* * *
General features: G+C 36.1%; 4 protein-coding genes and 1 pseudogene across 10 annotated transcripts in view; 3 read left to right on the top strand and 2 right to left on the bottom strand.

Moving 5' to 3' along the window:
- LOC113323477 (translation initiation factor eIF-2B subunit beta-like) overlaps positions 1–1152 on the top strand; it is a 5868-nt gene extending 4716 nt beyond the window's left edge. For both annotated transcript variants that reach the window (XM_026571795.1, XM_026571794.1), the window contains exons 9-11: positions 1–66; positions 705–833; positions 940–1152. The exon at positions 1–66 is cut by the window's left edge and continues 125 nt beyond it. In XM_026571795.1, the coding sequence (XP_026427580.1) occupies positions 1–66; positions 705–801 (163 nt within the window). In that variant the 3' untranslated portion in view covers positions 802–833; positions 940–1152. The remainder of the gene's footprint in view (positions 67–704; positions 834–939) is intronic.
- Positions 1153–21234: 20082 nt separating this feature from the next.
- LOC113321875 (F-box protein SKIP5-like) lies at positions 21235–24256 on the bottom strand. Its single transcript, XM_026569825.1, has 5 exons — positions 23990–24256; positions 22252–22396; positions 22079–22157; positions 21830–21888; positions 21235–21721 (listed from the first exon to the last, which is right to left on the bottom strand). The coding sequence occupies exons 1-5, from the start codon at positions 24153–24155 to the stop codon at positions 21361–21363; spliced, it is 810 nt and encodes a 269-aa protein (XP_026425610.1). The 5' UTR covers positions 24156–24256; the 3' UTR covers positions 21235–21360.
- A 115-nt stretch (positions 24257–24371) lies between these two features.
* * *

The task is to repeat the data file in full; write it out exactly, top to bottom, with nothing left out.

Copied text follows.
General features: G+C 36.1%; 4 protein-coding genes and 1 pseudogene across 10 annotated transcripts in view; 3 read left to right on the top strand and 2 right to left on the bottom strand.

Moving 5' to 3' along the window:
- LOC113323477 (translation initiation factor eIF-2B subunit beta-like) overlaps positions 1–1152 on the top strand; it is a 5868-nt gene extending 4716 nt beyond the window's left edge. For both annotated transcript variants that reach the window (XM_026571795.1, XM_026571794.1), the window contains exons 9-11: positions 1–66; positions 705–833; positions 940–1152. The exon at positions 1–66 is cut by the window's left edge and continues 125 nt beyond it. In XM_026571795.1, the coding sequence (XP_026427580.1) occupies positions 1–66; positions 705–801 (163 nt within the window). In that variant the 3' untranslated portion in view covers positions 802–833; positions 940–1152. The remainder of the gene's footprint in view (positions 67–704; positions 834–939) is intronic.
- Positions 1153–21234: 20082 nt separating this feature from the next.
- LOC113321875 (F-box protein SKIP5-like) lies at positions 21235–24256 on the bottom strand. Its single transcript, XM_026569825.1, has 5 exons — positions 23990–24256; positions 22252–22396; positions 22079–22157; positions 21830–21888; positions 21235–21721 (listed from the first exon to the last, which is right to left on the bottom strand). The coding sequence occupies exons 1-5, from the start codon at positions 24153–24155 to the stop codon at positions 21361–21363; spliced, it is 810 nt and encodes a 269-aa protein (XP_026425610.1). The 5' UTR covers positions 24156–24256; the 3' UTR covers positions 21235–21360.
- A 115-nt stretch (positions 24257–24371) lies between these two features.